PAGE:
Humans and Robots: Seeing Robots, Warring Robots and Dancing Robots

One of the core skills we have as humans is the ability to recognise and recognise things that we see. The ability for robots to do this has advanced significantly in recent year as the TED Talk by Joseph Redmon demonstrates:

As robots continue to gain skills a number of people are advocating that the United Nations should ban robots that kill:

Lethal autonomous weapons threaten to become the third revolution in warfare. Once developed, they will permit armed conflict to be fought at a scale greater than ever, and at timescales faster than humans can comprehend. These can be weapons of terror, weapons that despots and terrorists use against innocent populations, and weapons hacked to behave in undesirable ways. We do not have long to act. Once this Pandora’s box is opened, it will be hard to close.

We therefore implore the High Contracting Parties to find a way to protect us all from these dangers.

An Open Letter to the United Nations Convention on Certain Conventional Weapons

We have a log history of weaponising technology advances, perhaps even as long as human history. Once you remove humans from the field of war the moral needs change significantly. What’s to stop an ever escalating conflict when there is limited moral need to stop?

If warring robots is a scary thought, how about dancing ones. Guinness world records recently published this video of dancing Dobi robots, 1069 in all:

Personally I think that this is quite scary.

I could spend hours doing this… 2017 edition.

Over 8 years ago I wrote a piece entitled I could spend hours doing this… which outlined 14 steps to fritter away a few unproductive hours in the day. There’s been a lot of technical change since then, so I figured it was time to provide an updated guide.

The range of options have exploded, so where to start?

  1. Pick up your smartphone and check the notifications on there. Let them take you wherever they want to lead you. Mine first interesting notification for today happens to be an article on Medium so that’s where I go. Feel free to go wherever your’s takes you.
  2. At the bottom of the Medium article there is a range of more stories begging for my attention, but I choose to click on the arrow at the top of the screen which takes me to the list of articles that Medium has decided may be of interest to me.
  3. Ironically the second set of Medium articles are all within the Productivity section – 43 Bluepoints on productivity followed by 12 Productivity Hacks to Get Stuff Done are today’s favourite diversions. Lists are easy to consume and just as easy to forget. Bulletpoint 42 was a highlight: “Fac, si facis. That’s Latin for “Do it, if you’re going to do it.””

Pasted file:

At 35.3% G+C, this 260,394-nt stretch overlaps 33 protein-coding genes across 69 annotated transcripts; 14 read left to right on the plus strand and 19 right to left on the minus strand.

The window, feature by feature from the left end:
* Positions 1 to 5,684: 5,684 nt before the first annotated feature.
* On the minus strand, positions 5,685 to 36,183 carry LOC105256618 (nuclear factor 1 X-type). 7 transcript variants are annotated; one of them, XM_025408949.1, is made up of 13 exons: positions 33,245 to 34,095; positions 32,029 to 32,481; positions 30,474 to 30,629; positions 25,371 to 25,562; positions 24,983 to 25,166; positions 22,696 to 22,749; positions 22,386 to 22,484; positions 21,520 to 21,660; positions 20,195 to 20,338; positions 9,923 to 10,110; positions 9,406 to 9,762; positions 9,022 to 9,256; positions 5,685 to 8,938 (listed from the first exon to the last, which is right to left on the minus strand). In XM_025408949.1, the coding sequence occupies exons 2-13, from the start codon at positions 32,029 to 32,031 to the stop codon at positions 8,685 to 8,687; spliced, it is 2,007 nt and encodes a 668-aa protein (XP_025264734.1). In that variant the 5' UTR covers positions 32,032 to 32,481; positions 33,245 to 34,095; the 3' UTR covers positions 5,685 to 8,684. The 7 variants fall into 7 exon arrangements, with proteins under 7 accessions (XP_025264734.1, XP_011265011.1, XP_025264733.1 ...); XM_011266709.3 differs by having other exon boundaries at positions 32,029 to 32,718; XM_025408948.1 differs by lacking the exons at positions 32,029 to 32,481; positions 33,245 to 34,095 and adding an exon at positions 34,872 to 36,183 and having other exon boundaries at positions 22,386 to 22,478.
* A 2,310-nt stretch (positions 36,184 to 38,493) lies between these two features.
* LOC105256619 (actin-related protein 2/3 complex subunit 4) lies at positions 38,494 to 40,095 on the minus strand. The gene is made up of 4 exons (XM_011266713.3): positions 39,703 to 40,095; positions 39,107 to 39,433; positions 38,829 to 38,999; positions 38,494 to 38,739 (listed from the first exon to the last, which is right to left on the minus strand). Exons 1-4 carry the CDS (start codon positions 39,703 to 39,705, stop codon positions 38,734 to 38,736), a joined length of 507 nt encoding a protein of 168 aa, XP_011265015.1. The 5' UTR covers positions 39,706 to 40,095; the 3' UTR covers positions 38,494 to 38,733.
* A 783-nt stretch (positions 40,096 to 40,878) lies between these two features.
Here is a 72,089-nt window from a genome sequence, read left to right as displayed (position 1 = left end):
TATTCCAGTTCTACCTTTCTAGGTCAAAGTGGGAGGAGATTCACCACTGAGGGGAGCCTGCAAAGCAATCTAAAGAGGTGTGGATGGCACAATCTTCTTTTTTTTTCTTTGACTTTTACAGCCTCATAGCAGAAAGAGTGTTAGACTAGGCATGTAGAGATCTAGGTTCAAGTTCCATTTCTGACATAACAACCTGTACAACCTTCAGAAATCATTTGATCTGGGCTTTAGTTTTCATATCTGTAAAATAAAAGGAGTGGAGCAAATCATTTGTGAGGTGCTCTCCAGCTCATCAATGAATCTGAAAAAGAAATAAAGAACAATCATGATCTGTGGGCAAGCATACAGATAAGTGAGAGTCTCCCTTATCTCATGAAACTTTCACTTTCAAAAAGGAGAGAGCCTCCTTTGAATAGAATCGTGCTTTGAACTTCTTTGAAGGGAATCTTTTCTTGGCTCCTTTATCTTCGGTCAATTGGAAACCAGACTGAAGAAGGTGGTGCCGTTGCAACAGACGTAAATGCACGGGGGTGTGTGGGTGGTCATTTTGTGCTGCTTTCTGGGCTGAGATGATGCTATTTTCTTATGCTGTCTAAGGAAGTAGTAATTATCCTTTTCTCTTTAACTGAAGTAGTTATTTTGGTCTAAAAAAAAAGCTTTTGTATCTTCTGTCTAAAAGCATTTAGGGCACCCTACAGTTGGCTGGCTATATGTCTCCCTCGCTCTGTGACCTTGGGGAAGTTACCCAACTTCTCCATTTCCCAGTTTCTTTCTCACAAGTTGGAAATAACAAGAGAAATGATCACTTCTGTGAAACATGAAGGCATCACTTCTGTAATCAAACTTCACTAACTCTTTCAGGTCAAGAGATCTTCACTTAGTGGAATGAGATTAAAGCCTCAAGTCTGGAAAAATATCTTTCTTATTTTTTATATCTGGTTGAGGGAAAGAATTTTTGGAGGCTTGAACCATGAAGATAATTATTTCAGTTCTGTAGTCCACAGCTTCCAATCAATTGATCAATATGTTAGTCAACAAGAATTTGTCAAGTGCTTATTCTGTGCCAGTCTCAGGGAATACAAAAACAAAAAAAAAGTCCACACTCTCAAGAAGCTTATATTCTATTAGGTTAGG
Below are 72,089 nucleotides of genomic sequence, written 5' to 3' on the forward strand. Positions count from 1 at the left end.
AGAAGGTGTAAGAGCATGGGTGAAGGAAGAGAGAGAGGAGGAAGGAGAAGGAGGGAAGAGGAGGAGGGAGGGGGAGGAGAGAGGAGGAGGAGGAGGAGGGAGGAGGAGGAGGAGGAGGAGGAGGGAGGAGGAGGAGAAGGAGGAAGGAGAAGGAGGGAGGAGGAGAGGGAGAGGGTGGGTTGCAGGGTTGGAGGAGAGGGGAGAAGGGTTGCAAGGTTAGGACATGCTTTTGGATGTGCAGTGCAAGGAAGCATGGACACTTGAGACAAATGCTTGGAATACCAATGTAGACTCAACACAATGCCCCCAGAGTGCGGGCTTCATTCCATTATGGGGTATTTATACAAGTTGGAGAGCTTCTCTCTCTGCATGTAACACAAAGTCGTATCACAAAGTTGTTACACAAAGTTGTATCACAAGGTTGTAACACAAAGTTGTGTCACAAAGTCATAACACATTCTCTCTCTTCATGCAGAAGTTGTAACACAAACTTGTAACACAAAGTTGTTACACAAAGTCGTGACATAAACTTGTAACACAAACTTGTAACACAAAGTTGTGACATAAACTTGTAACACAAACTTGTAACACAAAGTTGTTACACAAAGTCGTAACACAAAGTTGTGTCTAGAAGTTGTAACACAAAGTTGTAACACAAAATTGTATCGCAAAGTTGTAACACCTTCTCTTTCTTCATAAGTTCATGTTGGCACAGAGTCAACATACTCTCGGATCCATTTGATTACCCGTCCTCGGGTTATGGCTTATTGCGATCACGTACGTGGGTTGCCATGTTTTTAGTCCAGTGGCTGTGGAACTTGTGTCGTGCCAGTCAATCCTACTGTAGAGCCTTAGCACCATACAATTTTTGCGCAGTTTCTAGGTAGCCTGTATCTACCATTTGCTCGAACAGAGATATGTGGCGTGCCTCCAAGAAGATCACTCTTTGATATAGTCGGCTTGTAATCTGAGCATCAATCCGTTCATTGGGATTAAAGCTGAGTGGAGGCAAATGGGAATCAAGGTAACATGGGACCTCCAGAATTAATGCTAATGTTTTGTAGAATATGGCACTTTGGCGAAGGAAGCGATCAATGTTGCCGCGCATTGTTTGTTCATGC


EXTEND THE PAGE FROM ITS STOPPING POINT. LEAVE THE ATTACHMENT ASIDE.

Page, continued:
4. From Medium it’s time to switch over to Flipboard, I’m not sure what the trigger was for this switch, but I’m freewheeling so anywhere is acceptable. Flipboard has an endless stream of articles so there’s little chance of running out of things to read. You can even read about the same thing from multiple sources if you want to get the same perspective from different people.
  5. Having spent some time on my smartphone it’s probably about the right time to switch devices particularly as that small screen and poor posture aren’t very good for me. Switching devices is another way of simulating that feeling of getting things done without having to actually do anything. Using multiple devices makes me feel busier, especially if I set up notifications on each of them.
  6. The switch to a different device need not precipitate a change of diversion, but there are plenty to choose from, so why not. Time to make the move to LinkedIn.
  7. LinkedIn is chocked full of distraction, you don’t need to venture very far from the home page, but if you do have some notifications that increases the goodness. Where are all those people I used to work with now? Who’s got a work anniversary? Who’s started a new position? Who’s posting corporately defined marketing material? Who’s liking corporate marketing material? Who’s commenting on an article? Not many of them. Who’s posted something from Medium? I could return to the top of the list at any time but decide, instead to move on.
  8. What’s up next? Twitter? You need to check both LinkedIn and Twitter because they are different constituencies. The stream of updates from Twitter can take me practically anywhere as long as I am following enough people and don’t set up any form of filtering. Following some news accounts and I’ll have fresh content all day, no need to get something done when you can live in the flow. But eventually, I get bored of Twitter and need to move onto another source.